Adelphagrotis stellaris (Grote, 1880)
Adelphagrotis stellaris is a blue-gray, medium-sized moth (FW length 15 - 17 mm) with an orange reniform spot and whitish gray, rose, or light orange collar. The forewing is steel gray, slightly darker gray or reddish gray in the median area and preceding the subterminal line. The transverse lines are dark gray, double, with slightly paler gray filling. The antemedial line is slightly irregular. The lightly scalloped postmedial line is focally drawn toward the base opposite the reniform spot. A dark median line is evident in most specimens. The pale subterminal line is preceded by a dark gray to reddish shade that forms a darker spot at the costa. A series of dark lines between the veins forms the terminal line. The orbicular spot is black with a thin luteous inner line, slightly irregular ovoid in shape, and is open toward the costa. It is usually filled with the color of the adjacent forewing but is evident due to dark gray, red-brown, or black filling of the cell in most specimens. The dark filling of the cell is limited to the posterior portion in some individuals and can be entirely lacking. The reniform is black, kidney-shaped, and filled with ochre to bright burnt orange scales and a dark lower spot. The claviform spot is absent or faint. The hindwing is light gray with faint discal spot, postmedial line, submarginal line, and a thin terminal line. The fringe is slightly lighter gray. The head and most of the collar are light chalky gray, light rose, or light orange with a thin black line at the tip of the collar. The remainder of the thorax is darker brown-gray to reddish gray. The male antenna is biserrate.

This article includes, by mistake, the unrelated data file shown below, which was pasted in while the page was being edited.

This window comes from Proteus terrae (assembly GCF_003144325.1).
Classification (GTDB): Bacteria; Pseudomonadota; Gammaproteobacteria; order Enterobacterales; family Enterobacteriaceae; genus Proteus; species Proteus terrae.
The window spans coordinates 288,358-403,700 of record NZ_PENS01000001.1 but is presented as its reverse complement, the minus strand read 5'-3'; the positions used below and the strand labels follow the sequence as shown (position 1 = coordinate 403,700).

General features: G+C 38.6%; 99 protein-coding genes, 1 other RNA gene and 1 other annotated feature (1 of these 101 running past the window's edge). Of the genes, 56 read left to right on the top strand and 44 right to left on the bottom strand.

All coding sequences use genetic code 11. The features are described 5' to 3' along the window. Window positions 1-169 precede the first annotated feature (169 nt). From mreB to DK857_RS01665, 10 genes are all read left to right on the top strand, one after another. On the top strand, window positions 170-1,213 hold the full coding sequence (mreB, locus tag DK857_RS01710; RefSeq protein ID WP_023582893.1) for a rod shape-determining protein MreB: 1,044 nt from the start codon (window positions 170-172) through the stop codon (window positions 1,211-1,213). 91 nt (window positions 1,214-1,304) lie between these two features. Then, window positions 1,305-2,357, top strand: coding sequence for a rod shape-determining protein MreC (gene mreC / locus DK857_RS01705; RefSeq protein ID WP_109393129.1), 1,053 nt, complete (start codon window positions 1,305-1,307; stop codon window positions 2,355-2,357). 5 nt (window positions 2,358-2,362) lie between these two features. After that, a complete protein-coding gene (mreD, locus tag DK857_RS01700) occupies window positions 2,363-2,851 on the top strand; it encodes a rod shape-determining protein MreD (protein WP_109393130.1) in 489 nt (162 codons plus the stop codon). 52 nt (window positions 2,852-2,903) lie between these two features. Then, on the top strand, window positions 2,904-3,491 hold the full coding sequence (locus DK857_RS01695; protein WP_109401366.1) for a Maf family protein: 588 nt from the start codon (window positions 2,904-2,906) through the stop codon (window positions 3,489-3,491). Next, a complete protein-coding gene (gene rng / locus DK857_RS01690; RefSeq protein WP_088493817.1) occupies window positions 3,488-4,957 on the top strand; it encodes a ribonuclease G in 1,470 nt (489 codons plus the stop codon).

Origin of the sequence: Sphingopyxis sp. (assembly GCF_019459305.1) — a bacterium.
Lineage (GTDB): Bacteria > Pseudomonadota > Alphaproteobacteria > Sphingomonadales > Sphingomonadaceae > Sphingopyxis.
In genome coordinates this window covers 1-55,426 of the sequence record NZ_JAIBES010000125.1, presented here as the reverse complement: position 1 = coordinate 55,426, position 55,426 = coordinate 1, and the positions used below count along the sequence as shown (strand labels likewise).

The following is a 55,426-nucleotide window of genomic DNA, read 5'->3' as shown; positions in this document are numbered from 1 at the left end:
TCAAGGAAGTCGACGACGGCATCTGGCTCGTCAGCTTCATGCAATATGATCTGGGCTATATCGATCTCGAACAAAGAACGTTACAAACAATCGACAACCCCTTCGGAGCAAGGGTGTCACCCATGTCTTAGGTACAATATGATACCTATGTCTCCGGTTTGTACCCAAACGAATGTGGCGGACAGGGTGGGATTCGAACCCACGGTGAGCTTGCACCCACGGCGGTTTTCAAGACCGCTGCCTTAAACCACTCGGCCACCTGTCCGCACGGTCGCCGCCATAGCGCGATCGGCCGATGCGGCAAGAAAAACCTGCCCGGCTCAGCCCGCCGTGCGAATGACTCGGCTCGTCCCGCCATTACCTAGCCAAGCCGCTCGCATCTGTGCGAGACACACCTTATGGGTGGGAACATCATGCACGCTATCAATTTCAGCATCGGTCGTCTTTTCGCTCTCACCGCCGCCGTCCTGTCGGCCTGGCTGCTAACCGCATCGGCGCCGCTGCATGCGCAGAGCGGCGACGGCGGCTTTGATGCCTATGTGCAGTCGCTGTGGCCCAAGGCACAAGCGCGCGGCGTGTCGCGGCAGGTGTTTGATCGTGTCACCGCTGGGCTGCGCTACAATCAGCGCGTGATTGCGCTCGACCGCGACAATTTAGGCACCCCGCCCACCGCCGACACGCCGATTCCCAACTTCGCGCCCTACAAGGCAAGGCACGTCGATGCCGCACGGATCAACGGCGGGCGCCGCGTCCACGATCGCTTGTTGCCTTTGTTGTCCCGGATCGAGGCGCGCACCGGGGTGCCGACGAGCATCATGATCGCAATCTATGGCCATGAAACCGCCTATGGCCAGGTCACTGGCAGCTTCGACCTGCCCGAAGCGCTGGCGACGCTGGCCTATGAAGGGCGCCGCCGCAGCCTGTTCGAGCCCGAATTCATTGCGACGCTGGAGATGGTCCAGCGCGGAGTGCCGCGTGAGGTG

The combination of orange reniform spot, blue-gray ground color, and light collar are diagnostic of this species. Adelphagrotis indeterminata has a similar burnt orange reniform spot but is much darker gray and has a distinctive collar with a light base and black bar-like dorsal portion.
The type locality of Agrotis stellaris Grote is Washington Territory.
This species occurs in moist forests along the West Coast. In the Pacific Northwest, it is common in coastal rainforests, oak woodlands, and mixed hardwood forests at low elevations, and in mixed hardwood-conifer forests at middle elevations.
Adelphagrotis stellaris is restricted to the western portions of our region south of Lillooet, British Columbia. It is found west of the Cascade Range crest in Oregon and Washington.
This species is found in western California to Monterey Bay south of our region.
This species is a generalist feeding on many kinds of hardwoods in such genera as Vaccinium in the Ericaceae, Symphoricarpos in the Caprifoliaceae, Cornus in the Cornaceae, Rhamnus and Ceanothus in the Rhamnaceae, and Rubus, Holodiscus, Physocarpus, and Oemleria in the Rosaceae.
Adults fly in July and August in the Northwest. They are nocturnal and come to light.
Miller & Hammond (2003)